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--Ruth Reichl, Editor-in-Chief of Gourmet Magazine, June 8 2008, comment on "Chocolate Velvet Ice Cream".

Tuesday, July 24, 2007

Salmon Burgers with Spinach and Ginger; Potato and Thyme Salad

The whole time I was making the Salmon Burgers with Spinach and Ginger I was thinking, "there has to be a better way".

The salmon was tricky to dice, and I thought about steak tartare, how it's easier to cube up if it's slightly frozen. I couldn't get a small enough dice to please me, and the recipe says no food processor--you'll turn it to mush. All right, all right.

The chopped spinach was a pain in the ass--it stuck to my hands (but not to the salmon) and it made the mix too loose to really form into patties. The recipe says to "coarsely chop" the spinach--I would say mince the heck out of it

The other problems were my fault--I didn't buy enough fresh ginger, and so wasn't completely happy with that note (or lack of it) and added a little powdered. I had (for some reason) low sodium soy sauce and so felt it was underseasoned and added a little salt.

Cooking the patties is tricky because as I said they don't really hold together so you have to pat them back in to shape once they've fallen apart--but I see on Epicurious some readers just spooned the mix into the pan and that seems much more sensible--I suggest you do the same should you give this recipe a try.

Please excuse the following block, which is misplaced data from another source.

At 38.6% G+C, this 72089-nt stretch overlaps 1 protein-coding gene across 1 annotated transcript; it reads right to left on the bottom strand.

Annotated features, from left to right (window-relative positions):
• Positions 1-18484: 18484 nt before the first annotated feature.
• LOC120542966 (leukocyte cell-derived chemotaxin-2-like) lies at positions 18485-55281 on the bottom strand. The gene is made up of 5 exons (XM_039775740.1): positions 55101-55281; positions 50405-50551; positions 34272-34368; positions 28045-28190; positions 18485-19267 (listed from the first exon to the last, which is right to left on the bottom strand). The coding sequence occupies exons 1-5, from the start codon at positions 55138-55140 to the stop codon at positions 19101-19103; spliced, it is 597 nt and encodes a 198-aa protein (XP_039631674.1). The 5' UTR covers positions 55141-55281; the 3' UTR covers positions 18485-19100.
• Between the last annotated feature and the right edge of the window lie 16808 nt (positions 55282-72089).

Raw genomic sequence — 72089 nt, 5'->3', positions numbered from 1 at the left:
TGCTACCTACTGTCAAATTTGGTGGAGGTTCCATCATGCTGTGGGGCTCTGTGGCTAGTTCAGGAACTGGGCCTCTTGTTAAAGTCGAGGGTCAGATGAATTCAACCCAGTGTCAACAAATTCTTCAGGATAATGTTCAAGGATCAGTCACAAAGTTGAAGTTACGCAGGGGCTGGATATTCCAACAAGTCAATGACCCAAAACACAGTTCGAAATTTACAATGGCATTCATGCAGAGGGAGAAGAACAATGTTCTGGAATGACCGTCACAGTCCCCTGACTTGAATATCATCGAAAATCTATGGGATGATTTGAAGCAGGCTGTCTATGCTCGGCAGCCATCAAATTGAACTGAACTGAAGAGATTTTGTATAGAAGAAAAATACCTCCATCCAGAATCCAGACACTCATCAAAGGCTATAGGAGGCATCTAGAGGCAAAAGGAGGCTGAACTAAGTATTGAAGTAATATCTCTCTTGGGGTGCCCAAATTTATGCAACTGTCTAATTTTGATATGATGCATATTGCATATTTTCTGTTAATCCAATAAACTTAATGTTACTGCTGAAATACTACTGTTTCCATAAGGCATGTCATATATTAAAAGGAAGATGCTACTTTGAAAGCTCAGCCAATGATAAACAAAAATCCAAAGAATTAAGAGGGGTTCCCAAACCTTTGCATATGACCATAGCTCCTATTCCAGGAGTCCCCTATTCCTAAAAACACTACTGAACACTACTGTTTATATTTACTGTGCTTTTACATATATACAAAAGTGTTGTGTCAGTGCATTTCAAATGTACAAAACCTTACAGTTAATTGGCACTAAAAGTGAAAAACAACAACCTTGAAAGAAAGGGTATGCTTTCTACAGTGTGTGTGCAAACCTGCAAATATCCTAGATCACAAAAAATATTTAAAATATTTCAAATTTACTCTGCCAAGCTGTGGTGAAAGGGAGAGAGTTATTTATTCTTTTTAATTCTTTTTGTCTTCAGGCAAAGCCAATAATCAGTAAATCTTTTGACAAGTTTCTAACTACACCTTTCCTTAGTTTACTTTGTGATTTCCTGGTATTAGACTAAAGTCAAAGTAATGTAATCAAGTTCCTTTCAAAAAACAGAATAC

And how did they taste? Well, I thought they tasted great, and so did my diners, for the most part. I was worried that they might be overcooked but I have no way of knowing that unless I make a whole one for myself sometime. It's hard to tell with patties, how things are going in the middle.

Epicurious does not have the recipe for Potato and Thyme Salad, but it's about as simple as you can get so here goes: boil new potatoes, cut into quarters, toss with extra-virgin olive oil, fresh thyme, salt and pepper. This is a recipe from the famous Darina Allen of the equally famous Ballymaloe Cooking School.

Darina is big into fresh, locally grown/caught food, and I find her cookbook annoying because it says things like, "go down to the shoreline and buy whatever fish the fisherman have brought in today", or "when you slaughter lambs in the spring..." or, "go out into the garden and pick the smallest sprigs of purslane for this salad." You get the idea. It makes me cranky.

So here's the thing about this salad: it's so simple, you want to make sure all the components are perfect, because any small thing will throw it off. For me, it was the XVOO, which I thought was too bitter once I tasted it on the salad. Some olive oils do go in that direction, and this particular olive oil was an expensive import, but it's been ok in vinaigrettes etc. There's no hiding it here though, and I found it distasteful. Not disgusting, just a little off-putting. So taste your olive oil before you commit.

The other thing was the darn potatoes. They were all the same large marble size, and most were cooked perfectly but a few were just slightly underdone. That's a stupid, amateur mistake, and there was no fixing it by the time I caught it, which was after it was thrown together. I find under-cooked potatoes unpleasant so I was particularly vexed with myself.

Having said all this, I think this is a worthy summer salad because a) it's super easy and b) there's no mayo so it can sit out all day and night if it lasts that long--perfect to take to the beach or on the boat or wherever. Just pay attention to the details and you'll be fine.

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